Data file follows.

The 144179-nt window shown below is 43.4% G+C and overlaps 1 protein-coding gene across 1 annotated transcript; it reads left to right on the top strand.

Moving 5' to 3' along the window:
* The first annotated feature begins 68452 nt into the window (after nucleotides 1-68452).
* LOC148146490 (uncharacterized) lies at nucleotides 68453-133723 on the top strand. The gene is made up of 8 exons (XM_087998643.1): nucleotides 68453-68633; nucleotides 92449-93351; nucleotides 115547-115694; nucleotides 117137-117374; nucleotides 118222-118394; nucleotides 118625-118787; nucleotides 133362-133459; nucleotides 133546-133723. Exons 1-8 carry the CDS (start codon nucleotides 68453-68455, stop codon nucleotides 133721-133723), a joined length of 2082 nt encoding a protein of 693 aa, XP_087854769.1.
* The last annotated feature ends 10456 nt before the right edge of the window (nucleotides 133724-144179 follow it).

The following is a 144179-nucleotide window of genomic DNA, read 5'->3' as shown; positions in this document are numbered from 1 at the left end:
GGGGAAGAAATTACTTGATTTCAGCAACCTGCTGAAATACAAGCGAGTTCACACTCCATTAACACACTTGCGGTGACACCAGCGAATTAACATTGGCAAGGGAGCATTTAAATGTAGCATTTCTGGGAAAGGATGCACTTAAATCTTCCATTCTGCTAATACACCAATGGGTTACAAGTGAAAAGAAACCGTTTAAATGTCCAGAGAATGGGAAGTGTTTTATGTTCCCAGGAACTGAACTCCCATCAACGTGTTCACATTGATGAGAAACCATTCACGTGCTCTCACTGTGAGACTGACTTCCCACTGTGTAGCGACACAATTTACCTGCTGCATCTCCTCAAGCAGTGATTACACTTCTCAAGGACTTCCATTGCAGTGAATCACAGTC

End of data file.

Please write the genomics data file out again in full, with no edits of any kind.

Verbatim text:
The 144179-nt window shown below is 43.4% G+C and overlaps 1 protein-coding gene across 1 annotated transcript; it reads left to right on the top strand.

Moving 5' to 3' along the window:
* The first annotated feature begins 68452 nt into the window (after nucleotides 1-68452).
* LOC148146490 (uncharacterized) lies at nucleotides 68453-133723 on the top strand. The gene is made up of 8 exons (XM_087998643.1): nucleotides 68453-68633; nucleotides 92449-93351; nucleotides 115547-115694; nucleotides 117137-117374; nucleotides 118222-118394; nucleotides 118625-118787; nucleotides 133362-133459; nucleotides 133546-133723. Exons 1-8 carry the CDS (start codon nucleotides 68453-68455, stop codon nucleotides 133721-133723), a joined length of 2082 nt encoding a protein of 693 aa, XP_087854769.1.
* The last annotated feature ends 10456 nt before the right edge of the window (nucleotides 133724-144179 follow it).

The following is a 144179-nucleotide window of genomic DNA, read 5'->3' as shown; positions in this document are numbered from 1 at the left end:
GGGGAAGAAATTACTTGATTTCAGCAACCTGCTGAAATACAAGCGAGTTCACACTCCATTAACACACTTGCGGTGACACCAGCGAATTAACATTGGCAAGGGAGCATTTAAATGTAGCATTTCTGGGAAAGGATGCACTTAAATCTTCCATTCTGCTAATACACCAATGGGTTACAAGTGAAAAGAAACCGTTTAAATGTCCAGAGAATGGGAAGTGTTTTATGTTCCCAGGAACTGAACTCCCATCAACGTGTTCACATTGATGAGAAACCATTCACGTGCTCTCACTGTGAGACTGACTTCCCACTGTGTAGCGACACAATTTACCTGCTGCATCTCCTCAAGCAGTGATTACACTTCTCAAGGACTTCCATTGCAGTGAATCACAGTC